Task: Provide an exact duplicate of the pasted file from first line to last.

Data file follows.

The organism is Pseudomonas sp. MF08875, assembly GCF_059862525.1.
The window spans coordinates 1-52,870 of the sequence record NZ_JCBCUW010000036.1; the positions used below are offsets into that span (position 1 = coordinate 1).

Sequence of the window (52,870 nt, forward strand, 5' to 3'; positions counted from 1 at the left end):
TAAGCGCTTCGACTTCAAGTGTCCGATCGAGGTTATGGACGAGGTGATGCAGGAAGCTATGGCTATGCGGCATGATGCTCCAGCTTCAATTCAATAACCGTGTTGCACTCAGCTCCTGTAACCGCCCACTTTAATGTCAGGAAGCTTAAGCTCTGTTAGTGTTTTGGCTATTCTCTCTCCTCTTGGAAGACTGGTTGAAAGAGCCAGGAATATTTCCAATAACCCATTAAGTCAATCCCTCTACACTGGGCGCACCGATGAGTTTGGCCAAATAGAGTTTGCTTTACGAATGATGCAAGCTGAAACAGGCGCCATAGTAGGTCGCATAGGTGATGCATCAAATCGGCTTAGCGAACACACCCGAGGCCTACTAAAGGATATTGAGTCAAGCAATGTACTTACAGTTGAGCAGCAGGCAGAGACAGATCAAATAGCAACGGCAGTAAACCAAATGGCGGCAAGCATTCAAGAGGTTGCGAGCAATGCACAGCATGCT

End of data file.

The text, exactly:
The organism is Pseudomonas sp. MF08875, assembly GCF_059862525.1.
The window spans coordinates 1-52,870 of the sequence record NZ_JCBCUW010000036.1; the positions used below are offsets into that span (position 1 = coordinate 1).

Sequence of the window (52,870 nt, forward strand, 5' to 3'; positions counted from 1 at the left end):
TAAGCGCTTCGACTTCAAGTGTCCGATCGAGGTTATGGACGAGGTGATGCAGGAAGCTATGGCTATGCGGCATGATGCTCCAGCTTCAATTCAATAACCGTGTTGCACTCAGCTCCTGTAACCGCCCACTTTAATGTCAGGAAGCTTAAGCTCTGTTAGTGTTTTGGCTATTCTCTCTCCTCTTGGAAGACTGGTTGAAAGAGCCAGGAATATTTCCAATAACCCATTAAGTCAATCCCTCTACACTGGGCGCACCGATGAGTTTGGCCAAATAGAGTTTGCTTTACGAATGATGCAAGCTGAAACAGGCGCCATAGTAGGTCGCATAGGTGATGCATCAAATCGGCTTAGCGAACACACCCGAGGCCTACTAAAGGATATTGAGTCAAGCAATGTACTTACAGTTGAGCAGCAGGCAGAGACAGATCAAATAGCAACGGCAGTAAACCAAATGGCGGCAAGCATTCAAGAGGTTGCGAGCAATGCACAGCATGCT